If you don’t think much about it and just sort of throw settings in as you need there, just for color and background, then maybe you need to pause and think about that again….
Okay, done thinking? Hope you’ve come to some good conclusions, namely just how important settings can be to novel or script. In fact, setting can become so central to a story that it’s almost another character. Think about it – Edgar Rice Burroughs’ Martian series – he created his own Mars. Settings and characters to go with it. There were precise and detailed settings full of color and life on their own. And when the movie was made all that detail became real on the screen. And, the director didn’t need to have pages and pages of written instruction to get there.
He also didn’t need a lot of those pages when he has at his fingertips the ability to project lots and lots of images for the ‘reader/watcher’ to absorb.
Novelists are at a disadvantage when compared with their counterparts of movie world. It’s true, novelists must create the setting with words, passion and emotion that scatter across the written page. Screenwriters however, have a different disadvantage in that they must learn to put the same across on the page in very short passages.
However it’s done, by whoever is writing, setting dictates the need for detailed and precise descriptions of locals. And that means the writer must have a good grip on possibly a police station, a morgue or a rough city street for mysteries. If it’s a thriller being written it might call for a more confining setting like an airplane, a small down, a haunted house or an island.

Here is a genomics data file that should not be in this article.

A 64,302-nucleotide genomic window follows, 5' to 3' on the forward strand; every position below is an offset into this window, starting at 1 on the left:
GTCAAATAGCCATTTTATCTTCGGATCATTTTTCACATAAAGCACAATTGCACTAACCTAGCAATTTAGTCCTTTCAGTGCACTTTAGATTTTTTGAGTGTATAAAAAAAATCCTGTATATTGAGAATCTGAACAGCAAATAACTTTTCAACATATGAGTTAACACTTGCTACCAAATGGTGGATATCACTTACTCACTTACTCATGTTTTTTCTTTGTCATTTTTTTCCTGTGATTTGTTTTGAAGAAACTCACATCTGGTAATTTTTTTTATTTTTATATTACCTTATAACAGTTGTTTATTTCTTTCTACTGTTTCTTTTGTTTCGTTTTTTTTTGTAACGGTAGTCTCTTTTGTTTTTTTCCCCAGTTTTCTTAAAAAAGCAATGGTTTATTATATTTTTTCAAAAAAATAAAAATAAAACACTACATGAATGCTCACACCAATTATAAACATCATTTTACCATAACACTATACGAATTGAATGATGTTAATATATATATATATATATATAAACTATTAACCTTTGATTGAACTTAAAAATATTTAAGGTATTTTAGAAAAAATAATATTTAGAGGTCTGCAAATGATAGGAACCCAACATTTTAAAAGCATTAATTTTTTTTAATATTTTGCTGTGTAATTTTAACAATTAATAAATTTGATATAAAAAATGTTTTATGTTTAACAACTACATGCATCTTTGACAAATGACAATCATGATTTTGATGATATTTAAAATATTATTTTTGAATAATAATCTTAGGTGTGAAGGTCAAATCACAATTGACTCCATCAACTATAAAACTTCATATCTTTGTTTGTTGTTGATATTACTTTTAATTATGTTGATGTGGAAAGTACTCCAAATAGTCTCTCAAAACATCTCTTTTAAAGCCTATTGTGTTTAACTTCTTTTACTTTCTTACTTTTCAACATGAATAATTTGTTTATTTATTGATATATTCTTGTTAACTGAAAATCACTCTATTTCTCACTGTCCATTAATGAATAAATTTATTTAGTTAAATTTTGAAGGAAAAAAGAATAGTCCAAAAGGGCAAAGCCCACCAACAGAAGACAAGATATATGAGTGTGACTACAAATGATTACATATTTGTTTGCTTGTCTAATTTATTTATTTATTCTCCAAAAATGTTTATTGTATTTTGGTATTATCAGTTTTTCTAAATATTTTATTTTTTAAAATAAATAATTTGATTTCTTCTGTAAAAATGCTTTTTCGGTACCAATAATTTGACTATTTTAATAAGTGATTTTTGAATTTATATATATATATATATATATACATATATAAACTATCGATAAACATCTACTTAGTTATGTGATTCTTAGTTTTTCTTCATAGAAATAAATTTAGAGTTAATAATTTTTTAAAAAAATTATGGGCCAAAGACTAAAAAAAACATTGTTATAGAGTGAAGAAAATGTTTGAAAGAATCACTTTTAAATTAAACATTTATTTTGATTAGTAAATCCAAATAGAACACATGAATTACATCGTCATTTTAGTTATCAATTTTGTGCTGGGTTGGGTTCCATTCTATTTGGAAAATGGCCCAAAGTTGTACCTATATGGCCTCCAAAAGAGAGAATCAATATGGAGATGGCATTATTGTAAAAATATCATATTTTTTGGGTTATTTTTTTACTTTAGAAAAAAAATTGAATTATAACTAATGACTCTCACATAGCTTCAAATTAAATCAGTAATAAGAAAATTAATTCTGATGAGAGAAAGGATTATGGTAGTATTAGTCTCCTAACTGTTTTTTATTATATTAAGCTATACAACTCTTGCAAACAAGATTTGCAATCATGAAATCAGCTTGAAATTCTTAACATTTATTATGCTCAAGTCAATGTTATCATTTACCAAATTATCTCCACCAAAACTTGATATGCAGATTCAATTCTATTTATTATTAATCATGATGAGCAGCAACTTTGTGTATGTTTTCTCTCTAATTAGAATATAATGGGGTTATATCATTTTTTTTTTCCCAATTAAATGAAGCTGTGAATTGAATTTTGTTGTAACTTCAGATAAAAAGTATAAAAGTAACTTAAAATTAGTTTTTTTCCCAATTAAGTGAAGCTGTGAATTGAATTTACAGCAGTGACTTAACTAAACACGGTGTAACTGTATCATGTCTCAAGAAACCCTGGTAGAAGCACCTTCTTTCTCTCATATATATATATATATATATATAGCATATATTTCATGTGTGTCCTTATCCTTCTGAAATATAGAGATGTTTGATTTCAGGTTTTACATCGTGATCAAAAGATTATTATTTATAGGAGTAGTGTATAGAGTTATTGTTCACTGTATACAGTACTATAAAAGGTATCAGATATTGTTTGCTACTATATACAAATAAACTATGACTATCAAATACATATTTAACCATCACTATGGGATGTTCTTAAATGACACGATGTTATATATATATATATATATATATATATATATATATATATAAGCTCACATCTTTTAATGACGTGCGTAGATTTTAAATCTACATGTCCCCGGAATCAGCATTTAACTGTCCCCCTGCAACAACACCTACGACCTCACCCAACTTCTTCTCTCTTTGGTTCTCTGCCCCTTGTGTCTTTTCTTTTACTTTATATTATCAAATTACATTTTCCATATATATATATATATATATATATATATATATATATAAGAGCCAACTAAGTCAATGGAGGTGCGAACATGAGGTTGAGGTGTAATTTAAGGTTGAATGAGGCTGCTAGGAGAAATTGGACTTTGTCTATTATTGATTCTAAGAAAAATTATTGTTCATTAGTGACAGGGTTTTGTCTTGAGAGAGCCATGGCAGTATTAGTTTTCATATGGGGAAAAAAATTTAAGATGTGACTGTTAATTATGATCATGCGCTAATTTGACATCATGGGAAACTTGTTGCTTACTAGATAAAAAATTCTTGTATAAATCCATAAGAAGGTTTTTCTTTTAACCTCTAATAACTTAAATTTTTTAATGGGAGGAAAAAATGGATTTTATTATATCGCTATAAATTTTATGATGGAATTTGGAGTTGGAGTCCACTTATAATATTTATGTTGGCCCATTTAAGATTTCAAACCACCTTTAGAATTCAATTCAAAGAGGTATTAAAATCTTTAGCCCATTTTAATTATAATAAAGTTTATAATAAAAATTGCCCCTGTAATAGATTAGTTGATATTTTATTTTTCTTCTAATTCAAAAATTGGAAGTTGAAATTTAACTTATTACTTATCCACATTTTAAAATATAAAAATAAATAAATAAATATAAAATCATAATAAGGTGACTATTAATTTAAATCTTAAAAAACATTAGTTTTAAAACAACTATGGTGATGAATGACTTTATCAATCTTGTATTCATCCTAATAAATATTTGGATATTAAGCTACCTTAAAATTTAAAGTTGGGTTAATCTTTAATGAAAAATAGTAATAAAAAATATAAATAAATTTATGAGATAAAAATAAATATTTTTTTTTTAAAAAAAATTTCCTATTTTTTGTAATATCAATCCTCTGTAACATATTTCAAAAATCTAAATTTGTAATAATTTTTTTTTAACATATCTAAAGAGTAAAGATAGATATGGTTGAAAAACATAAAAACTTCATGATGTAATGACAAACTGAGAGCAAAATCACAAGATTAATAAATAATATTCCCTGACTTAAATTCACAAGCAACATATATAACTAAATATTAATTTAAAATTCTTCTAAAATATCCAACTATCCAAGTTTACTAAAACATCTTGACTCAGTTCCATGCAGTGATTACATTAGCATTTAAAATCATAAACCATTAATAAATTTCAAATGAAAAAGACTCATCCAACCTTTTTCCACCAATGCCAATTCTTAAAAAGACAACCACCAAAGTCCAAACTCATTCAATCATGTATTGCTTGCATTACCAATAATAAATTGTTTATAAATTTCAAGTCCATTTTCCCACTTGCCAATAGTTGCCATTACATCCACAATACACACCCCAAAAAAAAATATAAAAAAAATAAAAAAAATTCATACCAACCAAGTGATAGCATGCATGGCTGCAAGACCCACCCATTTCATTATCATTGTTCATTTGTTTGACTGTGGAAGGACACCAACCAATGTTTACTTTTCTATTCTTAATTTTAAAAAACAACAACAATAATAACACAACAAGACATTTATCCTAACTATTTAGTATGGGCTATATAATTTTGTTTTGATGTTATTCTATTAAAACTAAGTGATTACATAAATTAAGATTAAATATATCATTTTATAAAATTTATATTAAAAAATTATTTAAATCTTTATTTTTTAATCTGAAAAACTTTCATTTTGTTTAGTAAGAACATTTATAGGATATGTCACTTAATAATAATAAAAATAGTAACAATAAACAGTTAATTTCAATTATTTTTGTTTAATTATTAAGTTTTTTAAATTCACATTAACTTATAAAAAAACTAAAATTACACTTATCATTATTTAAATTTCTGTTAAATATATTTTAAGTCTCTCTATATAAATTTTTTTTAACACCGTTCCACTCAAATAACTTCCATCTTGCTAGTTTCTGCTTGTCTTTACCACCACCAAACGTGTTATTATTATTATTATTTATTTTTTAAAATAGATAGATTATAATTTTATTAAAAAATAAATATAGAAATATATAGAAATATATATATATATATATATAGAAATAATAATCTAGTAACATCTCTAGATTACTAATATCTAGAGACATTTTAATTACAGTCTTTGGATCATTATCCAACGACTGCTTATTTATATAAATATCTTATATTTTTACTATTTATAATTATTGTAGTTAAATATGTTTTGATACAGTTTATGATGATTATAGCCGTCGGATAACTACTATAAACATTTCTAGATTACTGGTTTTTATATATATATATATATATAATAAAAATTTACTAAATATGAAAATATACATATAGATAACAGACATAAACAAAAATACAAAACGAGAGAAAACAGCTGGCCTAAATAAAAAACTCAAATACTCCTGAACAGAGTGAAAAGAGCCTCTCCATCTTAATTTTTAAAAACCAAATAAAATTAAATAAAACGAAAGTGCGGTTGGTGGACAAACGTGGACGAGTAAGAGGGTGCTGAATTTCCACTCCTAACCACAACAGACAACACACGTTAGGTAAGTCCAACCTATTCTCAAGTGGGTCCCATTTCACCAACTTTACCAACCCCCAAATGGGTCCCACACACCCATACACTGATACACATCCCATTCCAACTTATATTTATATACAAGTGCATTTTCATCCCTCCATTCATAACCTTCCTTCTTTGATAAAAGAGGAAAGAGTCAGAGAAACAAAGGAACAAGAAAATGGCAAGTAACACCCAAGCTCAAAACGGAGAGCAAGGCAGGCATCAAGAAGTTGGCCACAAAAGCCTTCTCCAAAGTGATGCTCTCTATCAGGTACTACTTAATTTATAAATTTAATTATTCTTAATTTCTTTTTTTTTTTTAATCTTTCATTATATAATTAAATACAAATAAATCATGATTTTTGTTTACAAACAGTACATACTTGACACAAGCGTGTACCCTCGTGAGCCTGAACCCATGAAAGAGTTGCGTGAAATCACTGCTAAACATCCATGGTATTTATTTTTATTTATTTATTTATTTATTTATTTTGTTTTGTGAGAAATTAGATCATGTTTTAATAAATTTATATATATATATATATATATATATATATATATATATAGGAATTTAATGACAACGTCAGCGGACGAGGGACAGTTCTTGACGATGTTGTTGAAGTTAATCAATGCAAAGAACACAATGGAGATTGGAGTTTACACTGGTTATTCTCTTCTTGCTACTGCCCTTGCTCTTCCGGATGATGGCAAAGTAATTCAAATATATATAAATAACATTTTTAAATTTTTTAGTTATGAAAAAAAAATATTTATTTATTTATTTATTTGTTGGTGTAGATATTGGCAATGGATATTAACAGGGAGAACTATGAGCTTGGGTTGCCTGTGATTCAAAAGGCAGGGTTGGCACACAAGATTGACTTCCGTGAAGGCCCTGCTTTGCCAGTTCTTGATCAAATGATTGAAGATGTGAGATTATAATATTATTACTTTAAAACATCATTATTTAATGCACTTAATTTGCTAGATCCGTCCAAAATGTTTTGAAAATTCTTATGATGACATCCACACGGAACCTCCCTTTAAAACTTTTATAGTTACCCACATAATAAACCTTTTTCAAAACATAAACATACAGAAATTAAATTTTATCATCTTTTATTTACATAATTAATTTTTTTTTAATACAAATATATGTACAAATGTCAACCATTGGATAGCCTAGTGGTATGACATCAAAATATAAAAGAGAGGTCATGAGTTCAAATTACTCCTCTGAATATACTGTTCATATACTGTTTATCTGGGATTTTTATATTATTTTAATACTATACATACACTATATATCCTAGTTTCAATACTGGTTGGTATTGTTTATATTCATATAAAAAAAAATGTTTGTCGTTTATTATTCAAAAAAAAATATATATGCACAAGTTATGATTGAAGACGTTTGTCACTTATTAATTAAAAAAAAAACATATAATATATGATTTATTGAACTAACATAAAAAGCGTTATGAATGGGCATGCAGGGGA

A setting immediately takes the reader where the writer needs him to be. Without that immediately grounding in surroundings the reader loses his center and that’s definitely a negative for the writer.
So think about your settings and make it easier on yourself by realizing there are types of setting. Some are definitive in that the action MUST be set in a certain local. By that I mean if your book or script has a historical setting and something well-known that happens there then THERE can only be one specific setting. The Gunfight at the OK Corral can’t be set in modern day New York City. So the writer is going to have to bone up on Tombstone Arizona in the 1800’s and get the details right.
On the other hand some scenes don’t necessarily need a specific setting. A guy asking a girl to marry him can be pretty much anywhere the writer wants to put it if it’s current history; whatever fits the story, or takes it in a new direction.
So what I’m saying is sometimes a scene is deeply rooted in the story and MUST contain a number of pre-determined elements. Other times, when you create a scene and that scene is not inherent many opportunities open up. There are possibilities to add an unexpected setting. You could use that to add tension and perhaps allow angles to emerge that help you create story additions you hadn’t thought of.
Play with your settings, even ones that may seem relatively minor. You might be able to add a whole new angle to your story.